Dystopia for Adults – A Reading List (Updated)


Three years ago, I took part in a Dystopia reading challenge and posted a list of Dystopian books for adults. There are many, many dystopia books for YA readers, but dystopian novels that are primarily for adults, are often harder to find: dystopian books with an adult protagonist. This list has been one of the most popular posts on my blog, and it’s time for an update.

What is Dystopia?

A dystopia is a society after some great disaster or change has taken place (post-apocalyptic), life is not as easy as it was. The main character in a dystopian story generally does not accept society as easily as most other people do and joins up with like-minded people to try and change their situation.

Creating a Reading List

For my 3-year blogoversary I asked my readers to suggest new dystopian books that weren’t on the original list and they were very helpful! Here is the updated list – a list that will keep growing, I hope.

So here it is: a list with Dystopian books that have adult protagonists. Do you know any others? Let me know and I’ll add them to the list. I’ll include post-apocalyptic novels that aren’t necessarily classified as dystopian but will be of interest to dystopia readers.

  1. White Horse by Alex Adams
  2. Feed by M. T. Anderson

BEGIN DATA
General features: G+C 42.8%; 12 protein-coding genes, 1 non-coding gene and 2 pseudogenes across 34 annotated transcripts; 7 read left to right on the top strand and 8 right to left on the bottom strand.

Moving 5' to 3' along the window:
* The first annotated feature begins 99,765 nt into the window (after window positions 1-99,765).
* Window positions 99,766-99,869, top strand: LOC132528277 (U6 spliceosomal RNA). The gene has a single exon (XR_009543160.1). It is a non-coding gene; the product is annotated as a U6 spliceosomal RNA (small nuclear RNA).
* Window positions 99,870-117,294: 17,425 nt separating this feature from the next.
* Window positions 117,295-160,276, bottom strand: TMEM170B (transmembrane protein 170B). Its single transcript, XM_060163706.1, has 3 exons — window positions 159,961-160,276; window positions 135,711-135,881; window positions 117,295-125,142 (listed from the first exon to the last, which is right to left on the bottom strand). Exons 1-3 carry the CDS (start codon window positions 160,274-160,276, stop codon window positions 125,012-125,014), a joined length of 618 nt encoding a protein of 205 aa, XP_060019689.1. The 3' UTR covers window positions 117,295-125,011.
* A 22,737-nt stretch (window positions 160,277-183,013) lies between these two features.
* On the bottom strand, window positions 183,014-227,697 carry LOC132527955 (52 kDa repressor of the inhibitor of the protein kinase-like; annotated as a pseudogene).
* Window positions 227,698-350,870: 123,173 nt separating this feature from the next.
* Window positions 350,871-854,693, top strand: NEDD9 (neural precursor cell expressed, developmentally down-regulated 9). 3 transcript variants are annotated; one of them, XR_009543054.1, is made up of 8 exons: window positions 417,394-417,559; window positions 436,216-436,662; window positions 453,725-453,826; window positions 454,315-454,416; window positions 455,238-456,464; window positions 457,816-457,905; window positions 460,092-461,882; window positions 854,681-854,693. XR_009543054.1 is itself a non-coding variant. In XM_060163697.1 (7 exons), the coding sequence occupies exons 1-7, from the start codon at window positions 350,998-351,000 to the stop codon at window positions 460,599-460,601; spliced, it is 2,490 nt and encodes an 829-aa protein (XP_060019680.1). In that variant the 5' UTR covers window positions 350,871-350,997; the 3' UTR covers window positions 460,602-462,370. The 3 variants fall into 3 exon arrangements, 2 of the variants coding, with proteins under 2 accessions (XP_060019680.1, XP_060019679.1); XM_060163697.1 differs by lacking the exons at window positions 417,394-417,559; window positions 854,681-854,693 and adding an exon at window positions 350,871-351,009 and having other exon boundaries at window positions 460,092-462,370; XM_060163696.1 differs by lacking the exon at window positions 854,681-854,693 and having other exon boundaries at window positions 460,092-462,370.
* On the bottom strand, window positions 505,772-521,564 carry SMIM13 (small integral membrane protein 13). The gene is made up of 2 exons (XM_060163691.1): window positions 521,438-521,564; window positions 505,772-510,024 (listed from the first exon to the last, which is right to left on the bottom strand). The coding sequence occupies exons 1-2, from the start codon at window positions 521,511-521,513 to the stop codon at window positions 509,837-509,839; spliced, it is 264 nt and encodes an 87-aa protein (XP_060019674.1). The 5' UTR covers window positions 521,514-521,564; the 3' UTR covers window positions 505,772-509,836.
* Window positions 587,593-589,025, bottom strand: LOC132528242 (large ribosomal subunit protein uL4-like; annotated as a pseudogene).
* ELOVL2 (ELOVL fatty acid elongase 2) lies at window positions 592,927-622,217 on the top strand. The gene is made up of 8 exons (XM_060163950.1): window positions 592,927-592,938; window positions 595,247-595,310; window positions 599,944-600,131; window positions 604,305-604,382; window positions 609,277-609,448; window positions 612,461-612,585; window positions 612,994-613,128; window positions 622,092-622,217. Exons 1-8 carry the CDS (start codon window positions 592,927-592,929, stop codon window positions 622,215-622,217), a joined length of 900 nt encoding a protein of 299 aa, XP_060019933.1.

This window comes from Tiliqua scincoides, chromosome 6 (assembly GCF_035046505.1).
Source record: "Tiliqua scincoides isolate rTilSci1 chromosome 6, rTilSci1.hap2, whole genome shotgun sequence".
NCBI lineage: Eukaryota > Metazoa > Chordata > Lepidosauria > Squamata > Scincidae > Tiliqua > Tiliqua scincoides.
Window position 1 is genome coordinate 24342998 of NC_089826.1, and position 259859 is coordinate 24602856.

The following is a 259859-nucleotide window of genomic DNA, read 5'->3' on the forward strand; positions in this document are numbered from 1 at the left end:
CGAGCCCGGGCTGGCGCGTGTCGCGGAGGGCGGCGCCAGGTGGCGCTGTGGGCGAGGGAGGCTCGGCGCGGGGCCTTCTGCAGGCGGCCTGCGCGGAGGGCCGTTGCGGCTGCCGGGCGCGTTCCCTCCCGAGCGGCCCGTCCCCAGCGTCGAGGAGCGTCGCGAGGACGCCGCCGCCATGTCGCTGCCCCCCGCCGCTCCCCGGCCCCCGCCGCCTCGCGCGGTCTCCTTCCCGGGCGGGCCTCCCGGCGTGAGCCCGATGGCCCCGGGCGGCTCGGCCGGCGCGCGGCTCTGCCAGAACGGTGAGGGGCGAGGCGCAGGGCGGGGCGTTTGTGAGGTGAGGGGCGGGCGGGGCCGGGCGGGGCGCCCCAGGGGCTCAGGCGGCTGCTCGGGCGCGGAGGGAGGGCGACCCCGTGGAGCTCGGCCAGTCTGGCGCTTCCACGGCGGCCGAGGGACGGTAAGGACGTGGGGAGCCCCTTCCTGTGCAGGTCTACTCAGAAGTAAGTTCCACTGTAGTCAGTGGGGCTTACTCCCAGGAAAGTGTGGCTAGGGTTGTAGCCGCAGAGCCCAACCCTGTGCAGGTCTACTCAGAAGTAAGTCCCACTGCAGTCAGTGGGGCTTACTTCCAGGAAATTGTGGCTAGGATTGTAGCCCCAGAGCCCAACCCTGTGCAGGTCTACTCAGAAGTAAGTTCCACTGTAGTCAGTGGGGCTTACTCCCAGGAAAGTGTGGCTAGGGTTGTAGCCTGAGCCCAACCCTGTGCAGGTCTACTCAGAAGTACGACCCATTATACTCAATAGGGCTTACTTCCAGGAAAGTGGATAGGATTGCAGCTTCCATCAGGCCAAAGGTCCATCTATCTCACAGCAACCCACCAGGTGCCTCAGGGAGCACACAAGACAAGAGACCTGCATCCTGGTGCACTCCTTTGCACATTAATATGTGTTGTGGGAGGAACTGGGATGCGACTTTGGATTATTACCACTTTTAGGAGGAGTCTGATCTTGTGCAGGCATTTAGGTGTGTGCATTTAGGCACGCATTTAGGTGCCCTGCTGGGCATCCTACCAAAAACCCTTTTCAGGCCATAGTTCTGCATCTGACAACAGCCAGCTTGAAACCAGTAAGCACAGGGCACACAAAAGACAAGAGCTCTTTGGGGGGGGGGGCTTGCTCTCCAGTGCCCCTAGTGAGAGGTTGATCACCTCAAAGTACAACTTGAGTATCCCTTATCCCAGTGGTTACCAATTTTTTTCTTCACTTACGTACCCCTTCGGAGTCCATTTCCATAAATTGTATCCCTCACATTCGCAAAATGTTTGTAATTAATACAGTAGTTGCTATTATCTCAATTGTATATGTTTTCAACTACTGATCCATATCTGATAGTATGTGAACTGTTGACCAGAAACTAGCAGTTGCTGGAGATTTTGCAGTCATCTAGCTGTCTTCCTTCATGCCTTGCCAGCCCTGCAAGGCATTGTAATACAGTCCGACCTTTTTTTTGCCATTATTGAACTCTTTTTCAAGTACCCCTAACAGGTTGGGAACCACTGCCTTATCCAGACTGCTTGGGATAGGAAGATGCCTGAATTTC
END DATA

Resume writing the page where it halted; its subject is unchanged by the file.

3. The Handmaid’s Tale by Margaret Atwood
  4. Oryx and Crake by Margaret Atwood
  5. The Year of the Flood by Margaret Atwood
  6. The Windup Girl by Paolo Bacigalupi
  7. The Drowned World by J.G. Ballard
  8. Nod by Adrian Barnes
  9. City of Bohane by Kevin Barry
  10. Jennifer Government by Max Barry
  11. Mountain Man by Keith Blackmore
  12. Fahrenheit 451 by Ray Bradbury
  13. The Postman by David Brin
  14. The Sheep Look Up by David Brin
  15. Armageddon’s Children by Terry Brooks
  16. The End of This Day’s Business by Katharine Burdekin
  17. A Clockwork Orange by Anthony Burgess
  18. The Wanting Seed by Anthony Burgess
  19. Veracity by Laura Bynum
  20. The Death of Grass by John Christopher
  21. Waiting for the Barbarians by J. M. Coetzee
  22. The Passage by Justin Cronin
  23. The Twelve by Justin Cronin
  24. Do Androids Dream of Electric Sheep? by Philip K. Dick
  25.  Shades of Grey by Jasper Fforde
  26. Alas Babylon by Pat Frank
  27. Neuromancer by William Gibson
  28. The Carhullan Army by Sarah Hall
  29. The Gone-Away World by Nick Harkaway
  30. Into the Forest by June Hegland
  31. The Dog Stars by Peter Heller
  32. The Unit by Ninni Holmqvist
  33. The Possibility of an Island by Michel Houellebecq
  34. Riddley Walker by Russell Hoban
  35. Wool by Hugh Howey
  36. Brave New World by Aldous Huxley
  37. Never Let Me Go by Kazuo Ishiguro
  38. This Dark Earth by John Hornor Jacobs
  39. The Children of Men by P. D. James
  40. When She Woke by Hillary Jordan
  41. The Trial by Franz Kafka
  42. In a Perfect World, by Laura Kasischke
  43. The Stand by Stephen King
  44. Always Coming Home by Ursula LeGuin
  45. Lathe of Heaven by Ursula K. LeGuin
  46. This Perfect Day by Ira Levin